To create a customized view of a table, create an instance of a DataGridTextBoxColumn or DataGridBoolColumn class and add the object to the GridTableStylesCollection accessed through the TableStyles property. Both classes inherit from DataGridColumnStyle. For each column style, set the MappingName to the ColumnName of a column that you want to show in the grid. To hide a column, set its MappingName to something other than a valid ColumnName.

To format the text of a column, set the Format property of the DataGridTextBoxColumn to one of the values found in Date and Time Format Strings or Standard Numeric Format Strings.

To bind the DataGrid to a strongly typed array of objects, the object type must contain public properties. To create a DataGridTableStyle that displays the array, set the DataGridTableStyle.MappingName property to typename[] where typename is replaced by the name of the object type. Also note that the MappingName property is case-sensitive; the type name must be matched exactly. See the MappingName property for an example.

You can also bind the DataGrid to an ArrayList. A feature of the ArrayList is that it can contain objects of multiple types, but the DataGrid can only bind to such a list when all items in the list are of the same type as the first item. This means that all objects must either be of the same type, or they must inherit from the same class as the first item in the list. For example, if the first item in a list is a Control, the second item could be a TextBox (which inherits from Control). If, on the other hand, the first item is a TextBox, the second object cannot be a Control. Further, the ArrayList must have items in it when it is bound. An empty ArrayList will result in an empty grid. In addition, the objects in the ArrayList must contain public properties. When binding to an ArrayList, set the MappingName of the DataGridTableStyle to "ArrayList" (the type name).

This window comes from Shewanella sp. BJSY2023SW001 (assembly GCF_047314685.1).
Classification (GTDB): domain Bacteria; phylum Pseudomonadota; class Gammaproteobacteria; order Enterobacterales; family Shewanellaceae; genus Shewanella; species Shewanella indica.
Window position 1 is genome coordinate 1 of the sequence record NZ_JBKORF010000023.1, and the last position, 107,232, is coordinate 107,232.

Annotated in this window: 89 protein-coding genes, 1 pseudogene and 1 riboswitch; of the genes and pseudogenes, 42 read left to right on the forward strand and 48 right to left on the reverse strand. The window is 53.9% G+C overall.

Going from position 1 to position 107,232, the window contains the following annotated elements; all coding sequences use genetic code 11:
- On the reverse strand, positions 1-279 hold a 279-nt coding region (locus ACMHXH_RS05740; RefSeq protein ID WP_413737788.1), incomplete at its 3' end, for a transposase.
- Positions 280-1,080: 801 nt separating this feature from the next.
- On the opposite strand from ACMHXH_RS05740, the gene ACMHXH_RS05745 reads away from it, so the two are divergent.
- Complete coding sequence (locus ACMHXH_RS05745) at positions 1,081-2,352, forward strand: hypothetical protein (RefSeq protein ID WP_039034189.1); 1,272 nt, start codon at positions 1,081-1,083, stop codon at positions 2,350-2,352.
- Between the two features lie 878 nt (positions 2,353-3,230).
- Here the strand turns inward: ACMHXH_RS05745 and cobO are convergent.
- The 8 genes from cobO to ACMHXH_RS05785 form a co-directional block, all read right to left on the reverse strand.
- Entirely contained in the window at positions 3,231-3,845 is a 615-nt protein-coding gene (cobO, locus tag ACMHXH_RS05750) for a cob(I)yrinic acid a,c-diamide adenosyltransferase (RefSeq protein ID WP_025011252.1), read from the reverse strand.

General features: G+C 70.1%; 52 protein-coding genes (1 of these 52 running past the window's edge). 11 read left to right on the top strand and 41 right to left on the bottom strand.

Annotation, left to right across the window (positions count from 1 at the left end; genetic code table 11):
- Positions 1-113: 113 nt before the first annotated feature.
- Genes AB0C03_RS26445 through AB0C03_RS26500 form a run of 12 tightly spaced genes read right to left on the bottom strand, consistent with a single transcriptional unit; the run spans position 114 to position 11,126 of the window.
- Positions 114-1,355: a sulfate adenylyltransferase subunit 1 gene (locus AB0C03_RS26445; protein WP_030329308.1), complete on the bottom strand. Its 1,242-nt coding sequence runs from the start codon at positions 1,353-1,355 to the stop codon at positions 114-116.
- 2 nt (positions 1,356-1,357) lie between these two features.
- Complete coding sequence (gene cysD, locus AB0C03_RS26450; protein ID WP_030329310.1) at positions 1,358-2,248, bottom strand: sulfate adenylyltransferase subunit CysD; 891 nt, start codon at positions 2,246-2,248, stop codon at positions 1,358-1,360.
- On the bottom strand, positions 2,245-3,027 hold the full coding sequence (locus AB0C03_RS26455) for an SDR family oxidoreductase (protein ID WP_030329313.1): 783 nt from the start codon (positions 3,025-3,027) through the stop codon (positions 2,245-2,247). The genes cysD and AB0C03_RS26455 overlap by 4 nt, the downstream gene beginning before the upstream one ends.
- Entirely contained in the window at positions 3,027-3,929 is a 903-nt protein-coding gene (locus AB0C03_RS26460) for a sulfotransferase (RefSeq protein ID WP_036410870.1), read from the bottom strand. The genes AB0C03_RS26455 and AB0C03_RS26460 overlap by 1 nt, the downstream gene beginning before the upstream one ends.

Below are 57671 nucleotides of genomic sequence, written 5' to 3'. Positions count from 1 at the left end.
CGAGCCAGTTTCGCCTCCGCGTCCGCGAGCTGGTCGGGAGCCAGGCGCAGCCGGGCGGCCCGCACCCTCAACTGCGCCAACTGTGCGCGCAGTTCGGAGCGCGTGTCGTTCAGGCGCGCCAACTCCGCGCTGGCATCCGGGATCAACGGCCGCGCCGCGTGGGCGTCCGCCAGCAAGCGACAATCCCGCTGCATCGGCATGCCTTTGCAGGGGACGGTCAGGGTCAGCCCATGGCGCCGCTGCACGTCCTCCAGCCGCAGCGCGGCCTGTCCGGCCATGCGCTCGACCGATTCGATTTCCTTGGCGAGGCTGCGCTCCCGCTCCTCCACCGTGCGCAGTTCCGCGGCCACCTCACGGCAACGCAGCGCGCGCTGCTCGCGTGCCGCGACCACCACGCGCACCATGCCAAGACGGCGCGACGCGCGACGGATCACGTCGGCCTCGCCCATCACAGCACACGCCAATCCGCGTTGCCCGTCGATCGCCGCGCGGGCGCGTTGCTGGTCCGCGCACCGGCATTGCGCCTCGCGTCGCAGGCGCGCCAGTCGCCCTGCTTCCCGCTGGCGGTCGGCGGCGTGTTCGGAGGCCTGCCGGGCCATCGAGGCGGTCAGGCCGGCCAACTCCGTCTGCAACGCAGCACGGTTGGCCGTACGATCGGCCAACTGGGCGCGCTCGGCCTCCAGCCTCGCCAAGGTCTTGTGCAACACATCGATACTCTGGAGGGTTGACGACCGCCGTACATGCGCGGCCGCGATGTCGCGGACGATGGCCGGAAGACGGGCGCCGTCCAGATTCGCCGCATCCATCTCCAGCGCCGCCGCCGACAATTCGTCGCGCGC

For each DataGridTableStyle, you can set color and caption attributes that override the settings for the System.Windows.Forms.DataGrid control. However, if those properties are not set, the settings for the control are used by default. The following properties can be overridden by DataGridTableStyle properties:

To customize the appearance of individual columns, add DataGridColumnStyle objects to the GridColumnStylesCollection, which is accessed through the GridColumnStyles property of each DataGridTableStyle. To synchronize each DataGridColumnStyle with a DataColumn in the DataTable, set the MappingName to the ColumnName of a DataColumn. When constructing a DataGridColumnStyle, you can also set a formatting string that specifies how the column displays data. For example, you can specify that the column use a short-date format to display dates contained in the table.

Caution noteCaution:

Always create DataGridColumnStyle objects and add them to the GridColumnStylesCollection before adding DataGridTableStyle objects to the GridTableStylesCollection. When you add an empty DataGridTableStyle with a valid MappingName value to the collection, DataGridColumnStyle objects are automatically generated for you. Consequently, an exception will be thrown if you try to add new DataGridColumnStyle objects with duplicate MappingName values to the GridColumnStylesCollection.

NoteNote:

The DataGridView control replaces and adds functionality to the DataGrid control; however, the DataGrid control is retained for both backward compatibility and future use, if you choose. For more information, see Differences Between the Windows Forms DataGridView and DataGrid Controls.

The following code example creates a Windows form, a DataSet containing two DataTable objects, and a DataRelation that relates the two tables. To display the data, a System.Windows.Forms.DataGrid control is then bound to the DataSet through the SetDataBinding method. A button on the form changes the appearance of the grid by creating two DataGridTableStyle objects and setting the MappingName of each object to a TableName of one of the DataTable objects. The example also contains code in the MouseUp event that uses the HitTest method to print the column, row, and part of the grid that has been clicked.

Option Explicit
Option Strict